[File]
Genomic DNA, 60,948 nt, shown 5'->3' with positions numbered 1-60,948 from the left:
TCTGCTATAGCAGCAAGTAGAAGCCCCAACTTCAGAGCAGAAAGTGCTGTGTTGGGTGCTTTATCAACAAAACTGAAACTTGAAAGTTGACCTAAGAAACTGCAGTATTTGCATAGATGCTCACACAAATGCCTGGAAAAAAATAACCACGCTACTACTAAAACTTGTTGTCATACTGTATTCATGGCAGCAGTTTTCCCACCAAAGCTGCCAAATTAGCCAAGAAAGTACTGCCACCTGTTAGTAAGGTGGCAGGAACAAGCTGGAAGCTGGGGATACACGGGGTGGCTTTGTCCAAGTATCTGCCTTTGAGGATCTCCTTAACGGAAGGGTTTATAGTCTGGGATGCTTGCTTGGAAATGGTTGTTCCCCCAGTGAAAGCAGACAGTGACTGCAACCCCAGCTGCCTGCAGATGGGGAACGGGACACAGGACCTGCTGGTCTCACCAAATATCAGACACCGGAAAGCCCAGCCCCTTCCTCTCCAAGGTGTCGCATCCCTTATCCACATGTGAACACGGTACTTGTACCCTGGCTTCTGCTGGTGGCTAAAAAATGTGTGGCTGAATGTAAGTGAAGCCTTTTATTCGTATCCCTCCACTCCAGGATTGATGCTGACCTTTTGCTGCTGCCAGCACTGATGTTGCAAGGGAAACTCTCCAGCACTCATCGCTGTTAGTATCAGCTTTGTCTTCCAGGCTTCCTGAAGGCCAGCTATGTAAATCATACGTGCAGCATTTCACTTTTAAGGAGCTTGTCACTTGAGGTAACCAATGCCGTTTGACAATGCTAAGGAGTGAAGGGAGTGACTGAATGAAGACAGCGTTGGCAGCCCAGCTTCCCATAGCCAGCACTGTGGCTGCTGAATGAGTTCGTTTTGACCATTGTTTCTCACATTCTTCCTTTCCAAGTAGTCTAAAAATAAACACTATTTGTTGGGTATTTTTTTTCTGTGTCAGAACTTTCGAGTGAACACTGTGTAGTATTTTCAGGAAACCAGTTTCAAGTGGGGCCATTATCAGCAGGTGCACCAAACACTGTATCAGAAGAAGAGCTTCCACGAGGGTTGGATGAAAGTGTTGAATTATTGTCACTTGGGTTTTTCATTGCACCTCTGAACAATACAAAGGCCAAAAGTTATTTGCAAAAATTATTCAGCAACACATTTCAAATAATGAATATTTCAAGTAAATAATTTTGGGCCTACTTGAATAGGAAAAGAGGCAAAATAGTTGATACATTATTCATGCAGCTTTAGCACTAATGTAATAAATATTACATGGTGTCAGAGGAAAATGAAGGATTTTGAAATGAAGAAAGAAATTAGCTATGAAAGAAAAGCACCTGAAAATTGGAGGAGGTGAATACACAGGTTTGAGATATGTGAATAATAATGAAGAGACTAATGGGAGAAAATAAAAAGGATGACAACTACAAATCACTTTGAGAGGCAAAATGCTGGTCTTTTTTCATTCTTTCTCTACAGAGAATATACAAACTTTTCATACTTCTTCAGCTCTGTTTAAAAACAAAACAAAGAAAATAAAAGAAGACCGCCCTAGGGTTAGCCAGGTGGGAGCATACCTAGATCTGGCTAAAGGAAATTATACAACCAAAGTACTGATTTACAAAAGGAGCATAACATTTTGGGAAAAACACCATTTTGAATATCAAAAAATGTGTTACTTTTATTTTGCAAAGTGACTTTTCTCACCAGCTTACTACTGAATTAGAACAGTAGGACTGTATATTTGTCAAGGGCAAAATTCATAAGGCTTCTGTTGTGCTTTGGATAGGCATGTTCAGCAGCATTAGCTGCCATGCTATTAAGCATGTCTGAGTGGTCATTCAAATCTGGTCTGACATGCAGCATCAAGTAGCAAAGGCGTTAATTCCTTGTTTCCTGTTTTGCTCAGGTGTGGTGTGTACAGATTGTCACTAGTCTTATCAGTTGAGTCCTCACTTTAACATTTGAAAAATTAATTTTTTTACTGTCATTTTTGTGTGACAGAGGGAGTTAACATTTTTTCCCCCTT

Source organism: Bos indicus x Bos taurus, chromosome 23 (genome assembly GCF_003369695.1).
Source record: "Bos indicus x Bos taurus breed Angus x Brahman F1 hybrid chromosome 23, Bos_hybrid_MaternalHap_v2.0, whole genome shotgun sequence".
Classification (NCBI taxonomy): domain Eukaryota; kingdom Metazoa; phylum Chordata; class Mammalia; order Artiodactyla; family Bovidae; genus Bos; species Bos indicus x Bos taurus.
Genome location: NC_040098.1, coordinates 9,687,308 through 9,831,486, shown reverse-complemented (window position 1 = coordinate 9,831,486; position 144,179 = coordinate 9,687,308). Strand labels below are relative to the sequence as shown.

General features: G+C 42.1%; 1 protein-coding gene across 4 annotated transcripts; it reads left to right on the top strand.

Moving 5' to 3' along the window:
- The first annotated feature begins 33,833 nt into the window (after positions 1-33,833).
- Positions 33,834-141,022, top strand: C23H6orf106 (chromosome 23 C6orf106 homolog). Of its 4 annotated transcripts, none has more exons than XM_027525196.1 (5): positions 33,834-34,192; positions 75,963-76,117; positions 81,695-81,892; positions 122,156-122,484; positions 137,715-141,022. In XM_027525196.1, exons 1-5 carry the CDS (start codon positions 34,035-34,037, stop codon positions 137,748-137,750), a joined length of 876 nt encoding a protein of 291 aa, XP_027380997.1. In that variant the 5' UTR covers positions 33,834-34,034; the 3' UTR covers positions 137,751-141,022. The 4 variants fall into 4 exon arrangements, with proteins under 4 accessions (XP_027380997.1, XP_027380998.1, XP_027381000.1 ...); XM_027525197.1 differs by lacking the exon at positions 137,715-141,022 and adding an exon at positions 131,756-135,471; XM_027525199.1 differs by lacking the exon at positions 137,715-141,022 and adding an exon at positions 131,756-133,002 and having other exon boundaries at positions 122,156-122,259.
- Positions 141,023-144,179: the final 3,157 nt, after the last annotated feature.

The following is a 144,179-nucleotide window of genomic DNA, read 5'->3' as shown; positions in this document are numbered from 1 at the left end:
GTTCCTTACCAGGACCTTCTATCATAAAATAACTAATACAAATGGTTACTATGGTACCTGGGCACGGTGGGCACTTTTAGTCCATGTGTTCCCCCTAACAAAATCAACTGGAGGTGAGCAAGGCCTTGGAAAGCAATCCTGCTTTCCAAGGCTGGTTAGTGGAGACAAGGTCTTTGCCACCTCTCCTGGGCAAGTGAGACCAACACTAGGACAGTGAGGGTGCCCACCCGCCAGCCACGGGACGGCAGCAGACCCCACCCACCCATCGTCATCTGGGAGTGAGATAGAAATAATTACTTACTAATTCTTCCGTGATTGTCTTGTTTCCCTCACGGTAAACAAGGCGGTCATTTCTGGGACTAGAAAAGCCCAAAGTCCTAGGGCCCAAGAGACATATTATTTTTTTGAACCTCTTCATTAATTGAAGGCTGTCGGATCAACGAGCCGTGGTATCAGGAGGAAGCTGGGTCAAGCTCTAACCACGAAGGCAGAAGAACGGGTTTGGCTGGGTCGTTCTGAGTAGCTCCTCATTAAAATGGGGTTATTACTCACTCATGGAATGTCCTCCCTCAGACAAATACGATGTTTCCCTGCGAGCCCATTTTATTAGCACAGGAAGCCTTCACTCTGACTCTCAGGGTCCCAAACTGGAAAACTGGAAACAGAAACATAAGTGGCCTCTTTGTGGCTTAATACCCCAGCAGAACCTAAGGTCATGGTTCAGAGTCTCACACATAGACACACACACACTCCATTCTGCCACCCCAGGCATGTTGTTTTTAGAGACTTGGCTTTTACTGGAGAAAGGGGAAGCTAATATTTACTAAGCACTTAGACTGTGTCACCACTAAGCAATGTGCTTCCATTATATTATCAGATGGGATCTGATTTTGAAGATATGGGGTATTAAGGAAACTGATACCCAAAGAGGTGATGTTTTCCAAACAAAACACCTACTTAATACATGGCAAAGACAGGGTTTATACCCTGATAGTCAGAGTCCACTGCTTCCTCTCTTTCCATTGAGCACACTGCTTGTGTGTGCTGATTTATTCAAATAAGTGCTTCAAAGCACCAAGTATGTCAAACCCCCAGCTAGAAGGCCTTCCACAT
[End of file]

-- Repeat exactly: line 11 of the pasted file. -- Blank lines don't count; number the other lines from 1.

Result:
- Positions 141,023-144,179: the final 3,157 nt, after the last annotated feature.